41 posted on 03/12/2010 8:15:22 AM PST by Boonie
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To: All
Hmmm...Shows how littlw I know...Just looked up "porch"... Derived from:Catalanian language (proxo)----Catalan (Catalan: català, pronounced [kətəˈla] or [kataˈla]) is a Romance language, the national and official language of Andorra, and a co-official language in the Spanish autonomous communities of Catalonia, the Balearic Islands and Valencian Community, where it is known as Valencià (Valencian), as well as in the city of Alghero on the Italian island of Sardinia. It is also spoken in the autonomous communities of Aragon (in La Franja) and Murcia (in Carche) in Spain, and, officially recognised to some extent, in the historic Roussillon region of southern France, roughly equivalent to the current département of the Pyrénées-Orientales (Northern Catalonia).
42 posted on 03/12/2010 8:20:54 AM PST by Boonie
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To: All

This book is worth reading — even if it did come from PBS...:^)

http://us.penguingroup.com/nf/Book/BookDisplay/0,,0_9780142002315,00.html

It nicely describes the “flow” of English and it’s regional variations around the world.


43 posted on 03/12/2010 8:22:42 AM PST by az_gila (AZ - one Governor down... we don't want her back...)
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To: jay1949

Your blog is very nicely done. I’ve been researching my “lines” off and on over the past ten years and have found a great number of cousins living in Giles and Augusta counties. Been up there a few times and if I could afford it myself, would probably move there. Beautiful place.


44 posted on 03/12/2010 8:24:25 AM PST by VeniVidiVici (Democrats and Pelosi. The party of thieves, liars and tax cheats)
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To: jay1949

amen...being a cotton state raised lad from Dixie now living in middle Tennessee and who works with folks from up the Cumberland plateau and so forth daily....I already knew this.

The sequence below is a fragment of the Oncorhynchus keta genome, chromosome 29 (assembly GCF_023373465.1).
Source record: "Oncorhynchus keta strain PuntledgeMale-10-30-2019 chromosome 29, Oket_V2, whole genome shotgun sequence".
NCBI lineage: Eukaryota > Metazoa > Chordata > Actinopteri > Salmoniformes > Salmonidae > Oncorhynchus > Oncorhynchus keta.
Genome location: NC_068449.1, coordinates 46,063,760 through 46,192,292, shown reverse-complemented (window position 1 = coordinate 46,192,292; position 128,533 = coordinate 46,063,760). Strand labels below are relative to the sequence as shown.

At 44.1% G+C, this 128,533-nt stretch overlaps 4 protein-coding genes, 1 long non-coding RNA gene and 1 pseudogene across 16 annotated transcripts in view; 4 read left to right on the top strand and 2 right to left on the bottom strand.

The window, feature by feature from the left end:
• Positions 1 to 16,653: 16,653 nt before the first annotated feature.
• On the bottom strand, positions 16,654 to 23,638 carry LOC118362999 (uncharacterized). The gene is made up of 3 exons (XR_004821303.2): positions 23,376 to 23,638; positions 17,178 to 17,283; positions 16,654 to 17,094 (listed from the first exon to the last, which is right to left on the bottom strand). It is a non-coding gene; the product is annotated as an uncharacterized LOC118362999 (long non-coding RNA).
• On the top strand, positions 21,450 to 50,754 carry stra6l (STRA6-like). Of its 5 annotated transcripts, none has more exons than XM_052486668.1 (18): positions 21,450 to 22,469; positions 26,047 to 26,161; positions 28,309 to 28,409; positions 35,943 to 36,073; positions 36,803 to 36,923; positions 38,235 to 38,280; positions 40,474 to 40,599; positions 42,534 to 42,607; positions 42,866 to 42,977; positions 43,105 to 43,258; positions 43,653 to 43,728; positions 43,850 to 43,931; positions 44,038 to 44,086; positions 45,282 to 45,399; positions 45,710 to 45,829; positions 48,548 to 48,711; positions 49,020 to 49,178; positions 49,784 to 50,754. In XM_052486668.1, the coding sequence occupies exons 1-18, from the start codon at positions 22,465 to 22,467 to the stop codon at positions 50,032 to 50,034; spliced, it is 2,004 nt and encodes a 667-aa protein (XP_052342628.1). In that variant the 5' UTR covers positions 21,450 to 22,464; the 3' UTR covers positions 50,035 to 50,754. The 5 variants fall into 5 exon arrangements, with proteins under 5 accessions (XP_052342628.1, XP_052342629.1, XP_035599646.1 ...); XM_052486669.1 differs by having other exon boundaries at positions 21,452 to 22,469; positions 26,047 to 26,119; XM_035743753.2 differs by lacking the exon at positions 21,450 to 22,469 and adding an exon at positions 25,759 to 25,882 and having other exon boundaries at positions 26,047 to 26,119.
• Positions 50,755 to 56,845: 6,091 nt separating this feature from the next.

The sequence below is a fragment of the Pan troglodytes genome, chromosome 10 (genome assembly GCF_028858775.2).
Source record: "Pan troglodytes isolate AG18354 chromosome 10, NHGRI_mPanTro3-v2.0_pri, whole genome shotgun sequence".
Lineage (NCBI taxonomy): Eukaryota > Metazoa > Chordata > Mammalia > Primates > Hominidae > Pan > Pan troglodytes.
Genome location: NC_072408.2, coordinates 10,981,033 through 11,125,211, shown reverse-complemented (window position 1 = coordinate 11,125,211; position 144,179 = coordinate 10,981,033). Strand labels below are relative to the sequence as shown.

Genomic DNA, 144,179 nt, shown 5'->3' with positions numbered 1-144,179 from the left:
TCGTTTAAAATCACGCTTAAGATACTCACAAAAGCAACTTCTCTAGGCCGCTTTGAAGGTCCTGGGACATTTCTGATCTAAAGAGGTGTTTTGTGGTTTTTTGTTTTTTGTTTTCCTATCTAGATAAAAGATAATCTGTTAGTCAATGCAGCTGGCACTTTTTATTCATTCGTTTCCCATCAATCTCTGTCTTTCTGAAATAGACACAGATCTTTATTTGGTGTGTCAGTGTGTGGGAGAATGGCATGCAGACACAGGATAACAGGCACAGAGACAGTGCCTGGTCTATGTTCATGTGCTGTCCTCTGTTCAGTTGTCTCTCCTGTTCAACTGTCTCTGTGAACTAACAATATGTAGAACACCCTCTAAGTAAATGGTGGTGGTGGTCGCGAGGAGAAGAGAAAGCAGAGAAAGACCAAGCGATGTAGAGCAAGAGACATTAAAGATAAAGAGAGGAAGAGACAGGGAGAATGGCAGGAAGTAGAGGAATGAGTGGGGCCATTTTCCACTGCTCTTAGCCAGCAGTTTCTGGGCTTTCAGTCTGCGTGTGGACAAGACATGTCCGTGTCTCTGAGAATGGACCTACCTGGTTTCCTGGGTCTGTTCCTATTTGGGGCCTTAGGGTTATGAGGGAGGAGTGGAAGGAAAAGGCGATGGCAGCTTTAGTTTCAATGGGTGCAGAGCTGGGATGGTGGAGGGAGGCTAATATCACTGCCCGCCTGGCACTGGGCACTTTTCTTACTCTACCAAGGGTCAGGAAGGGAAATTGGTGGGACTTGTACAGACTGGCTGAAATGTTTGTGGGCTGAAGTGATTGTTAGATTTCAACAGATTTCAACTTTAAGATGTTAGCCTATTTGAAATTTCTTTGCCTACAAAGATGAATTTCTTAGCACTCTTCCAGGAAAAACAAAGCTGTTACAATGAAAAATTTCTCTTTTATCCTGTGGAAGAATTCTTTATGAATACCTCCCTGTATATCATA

hillbilly and southern drawls as very different

true southern drawl runs from east Texas up to Dallas and across Louisiana and southern Arkansas into only west-middle Tennessee and western Kentucky and then all of Mississippi and Alabama south of Huntsville into southern Gerorgia and parts of Atlanta even and most of South Carolina , middle and eastern North Carolina, to tidewater Virginia and a hint even into Maryland coastal...and a spine down through Florida panhandle over to Jacksonville and meanders down through Florida in places all the way to Clewiston to Everglades City

Appalachin accents though varied between say Blue Ridge Georgia to Wheeling West Virginia run primarily in all the hill/mountain country from the southeast up deep into the North


45 posted on 03/12/2010 8:30:45 AM PST by wardaddy (women are crazy)
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To: Boonie
"I don’t understand what you mean by “unintegrated”???"

I think it meant racial and Blacks specifically because it mentioned the lack of farms and the need for Blacks slaves to man them.

46 posted on 03/12/2010 8:40:14 AM PST by blam
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To: wintertime

you built it on the rock, right?


47 posted on 03/12/2010 9:16:51 AM PST by stefanbatory (Weed out the RINOs! Sign the pledge. conservativepledge.org)
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To: jay1949

“Manteo-Elizabeth City, NC”

The residents of Harkers Island, east of Morehead City and Atlantic Beach NC, has a very distinct “hoy toid” (high tide) cockneyed dialect.

A shrimp boat captain from Harkers Island and his then fiancee, a nurse, introduced me to my wife twenty-six years ago in Atlantic Beach. We have fond memories of Cherry Point, Morehead City, Beaufort and Atlantic Beach and the good folks “Down East.”


48 posted on 03/12/2010 10:04:18 AM PST by Joe Marine 76 (Semper Fi!)
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To: blam

Ok...I see...thanks, blam...


49 posted on 03/12/2010 10:05:44 AM PST by Boonie
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To: Joe Marine 76

The horses on Carrot Island and Horse Island at Beaufort are a sight to see....Beaufort is my favorite place on the NC coast...


50 posted on 03/12/2010 10:09:30 AM PST by Boonie